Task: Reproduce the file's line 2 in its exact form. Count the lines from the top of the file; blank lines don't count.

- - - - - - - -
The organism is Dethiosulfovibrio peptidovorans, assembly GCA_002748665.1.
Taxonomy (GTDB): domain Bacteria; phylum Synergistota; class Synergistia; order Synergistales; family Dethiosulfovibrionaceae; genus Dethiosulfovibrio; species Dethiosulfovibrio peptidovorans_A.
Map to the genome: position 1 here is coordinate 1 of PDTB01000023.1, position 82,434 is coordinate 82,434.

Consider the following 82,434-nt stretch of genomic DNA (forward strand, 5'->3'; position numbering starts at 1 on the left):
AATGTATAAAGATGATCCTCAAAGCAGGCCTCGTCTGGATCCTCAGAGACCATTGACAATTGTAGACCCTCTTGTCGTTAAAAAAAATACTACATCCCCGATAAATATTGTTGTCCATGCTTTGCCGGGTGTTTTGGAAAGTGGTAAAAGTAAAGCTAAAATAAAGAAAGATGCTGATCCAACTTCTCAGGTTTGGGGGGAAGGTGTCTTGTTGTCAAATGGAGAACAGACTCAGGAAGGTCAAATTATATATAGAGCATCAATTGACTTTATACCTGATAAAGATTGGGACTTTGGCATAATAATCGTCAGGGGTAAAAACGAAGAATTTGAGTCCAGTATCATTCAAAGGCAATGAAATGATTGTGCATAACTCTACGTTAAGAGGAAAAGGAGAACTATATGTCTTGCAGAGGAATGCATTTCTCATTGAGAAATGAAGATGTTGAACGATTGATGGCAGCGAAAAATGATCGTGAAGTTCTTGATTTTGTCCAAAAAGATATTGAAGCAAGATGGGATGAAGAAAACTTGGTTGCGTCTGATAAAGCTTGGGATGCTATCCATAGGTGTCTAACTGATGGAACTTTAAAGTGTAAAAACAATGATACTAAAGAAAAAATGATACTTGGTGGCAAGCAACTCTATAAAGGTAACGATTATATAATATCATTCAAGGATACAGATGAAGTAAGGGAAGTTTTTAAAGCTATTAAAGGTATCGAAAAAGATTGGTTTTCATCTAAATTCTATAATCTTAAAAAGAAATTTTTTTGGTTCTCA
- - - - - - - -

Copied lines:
Taxonomy (GTDB): domain Bacteria; phylum Synergistota; class Synergistia; order Synergistales; family Dethiosulfovibrionaceae; genus Dethiosulfovibrio; species Dethiosulfovibrio peptidovorans_A.